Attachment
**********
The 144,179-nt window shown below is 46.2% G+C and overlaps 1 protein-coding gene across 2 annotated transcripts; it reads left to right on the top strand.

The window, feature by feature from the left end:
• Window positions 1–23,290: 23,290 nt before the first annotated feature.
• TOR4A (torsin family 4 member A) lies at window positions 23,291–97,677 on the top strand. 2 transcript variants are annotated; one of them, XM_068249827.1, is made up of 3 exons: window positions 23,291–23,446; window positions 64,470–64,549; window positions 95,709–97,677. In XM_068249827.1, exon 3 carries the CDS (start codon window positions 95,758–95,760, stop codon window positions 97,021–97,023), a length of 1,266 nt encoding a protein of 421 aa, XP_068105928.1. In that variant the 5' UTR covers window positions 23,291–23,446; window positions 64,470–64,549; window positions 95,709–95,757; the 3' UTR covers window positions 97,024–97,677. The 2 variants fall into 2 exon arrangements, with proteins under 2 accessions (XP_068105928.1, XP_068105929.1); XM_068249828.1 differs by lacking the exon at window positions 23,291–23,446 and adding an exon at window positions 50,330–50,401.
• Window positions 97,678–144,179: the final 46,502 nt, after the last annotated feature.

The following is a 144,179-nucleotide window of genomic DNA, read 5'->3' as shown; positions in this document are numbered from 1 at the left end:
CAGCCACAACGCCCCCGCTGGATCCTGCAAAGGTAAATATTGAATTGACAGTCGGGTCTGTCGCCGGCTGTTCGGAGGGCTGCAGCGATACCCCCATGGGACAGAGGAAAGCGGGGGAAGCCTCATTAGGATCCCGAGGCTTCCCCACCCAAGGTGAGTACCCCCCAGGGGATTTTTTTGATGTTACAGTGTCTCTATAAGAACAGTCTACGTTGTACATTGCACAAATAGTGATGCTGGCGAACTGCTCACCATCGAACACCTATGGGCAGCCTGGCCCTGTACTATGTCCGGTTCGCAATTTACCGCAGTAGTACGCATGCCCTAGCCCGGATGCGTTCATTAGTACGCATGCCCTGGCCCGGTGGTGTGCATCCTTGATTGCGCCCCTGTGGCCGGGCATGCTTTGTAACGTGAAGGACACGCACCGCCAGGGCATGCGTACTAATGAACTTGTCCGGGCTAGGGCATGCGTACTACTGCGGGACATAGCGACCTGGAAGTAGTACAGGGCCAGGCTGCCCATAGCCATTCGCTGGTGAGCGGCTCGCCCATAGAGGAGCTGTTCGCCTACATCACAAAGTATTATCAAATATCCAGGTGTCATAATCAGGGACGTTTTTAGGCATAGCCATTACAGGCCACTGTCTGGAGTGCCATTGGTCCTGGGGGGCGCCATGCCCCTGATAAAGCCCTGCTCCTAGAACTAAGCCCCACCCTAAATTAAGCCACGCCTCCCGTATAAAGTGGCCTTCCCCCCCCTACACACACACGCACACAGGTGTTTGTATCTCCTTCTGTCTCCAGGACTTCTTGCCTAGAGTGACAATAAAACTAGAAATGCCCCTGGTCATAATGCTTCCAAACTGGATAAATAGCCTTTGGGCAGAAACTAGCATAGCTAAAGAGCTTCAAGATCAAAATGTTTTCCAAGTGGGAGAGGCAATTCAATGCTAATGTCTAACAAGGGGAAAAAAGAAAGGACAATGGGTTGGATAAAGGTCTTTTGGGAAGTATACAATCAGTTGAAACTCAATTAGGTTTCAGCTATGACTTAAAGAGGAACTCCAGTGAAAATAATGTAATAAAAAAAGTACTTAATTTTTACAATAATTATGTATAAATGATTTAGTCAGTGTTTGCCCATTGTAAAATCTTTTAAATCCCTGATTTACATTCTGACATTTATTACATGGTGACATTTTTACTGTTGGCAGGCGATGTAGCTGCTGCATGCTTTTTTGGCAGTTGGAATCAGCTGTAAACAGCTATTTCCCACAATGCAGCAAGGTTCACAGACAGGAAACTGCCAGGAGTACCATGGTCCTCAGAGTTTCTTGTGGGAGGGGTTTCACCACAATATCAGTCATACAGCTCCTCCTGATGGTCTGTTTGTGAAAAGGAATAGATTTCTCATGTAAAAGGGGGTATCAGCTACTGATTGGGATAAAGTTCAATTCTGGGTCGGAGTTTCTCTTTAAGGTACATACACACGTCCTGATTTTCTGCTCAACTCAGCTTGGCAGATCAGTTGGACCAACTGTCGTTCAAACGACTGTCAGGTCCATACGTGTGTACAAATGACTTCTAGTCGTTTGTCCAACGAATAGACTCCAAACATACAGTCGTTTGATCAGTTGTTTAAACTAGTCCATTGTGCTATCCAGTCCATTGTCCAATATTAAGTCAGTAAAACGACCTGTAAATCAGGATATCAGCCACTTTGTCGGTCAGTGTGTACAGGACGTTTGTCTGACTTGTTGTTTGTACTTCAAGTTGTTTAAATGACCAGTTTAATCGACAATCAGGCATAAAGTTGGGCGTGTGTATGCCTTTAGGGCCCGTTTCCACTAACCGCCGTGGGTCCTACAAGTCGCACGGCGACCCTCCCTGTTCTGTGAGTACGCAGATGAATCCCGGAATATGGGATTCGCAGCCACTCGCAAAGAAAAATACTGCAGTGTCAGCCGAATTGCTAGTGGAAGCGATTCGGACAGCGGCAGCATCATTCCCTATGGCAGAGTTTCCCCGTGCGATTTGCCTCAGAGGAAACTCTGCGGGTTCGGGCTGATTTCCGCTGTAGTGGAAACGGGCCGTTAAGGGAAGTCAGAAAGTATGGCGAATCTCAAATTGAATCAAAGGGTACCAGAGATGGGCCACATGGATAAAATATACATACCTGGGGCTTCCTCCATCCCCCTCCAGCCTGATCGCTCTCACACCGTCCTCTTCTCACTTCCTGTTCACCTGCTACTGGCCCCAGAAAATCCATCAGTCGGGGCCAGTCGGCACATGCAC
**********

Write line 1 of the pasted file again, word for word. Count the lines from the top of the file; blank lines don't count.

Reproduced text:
The 144,179-nt window shown below is 46.2% G+C and overlaps 1 protein-coding gene across 2 annotated transcripts; it reads left to right on the top strand.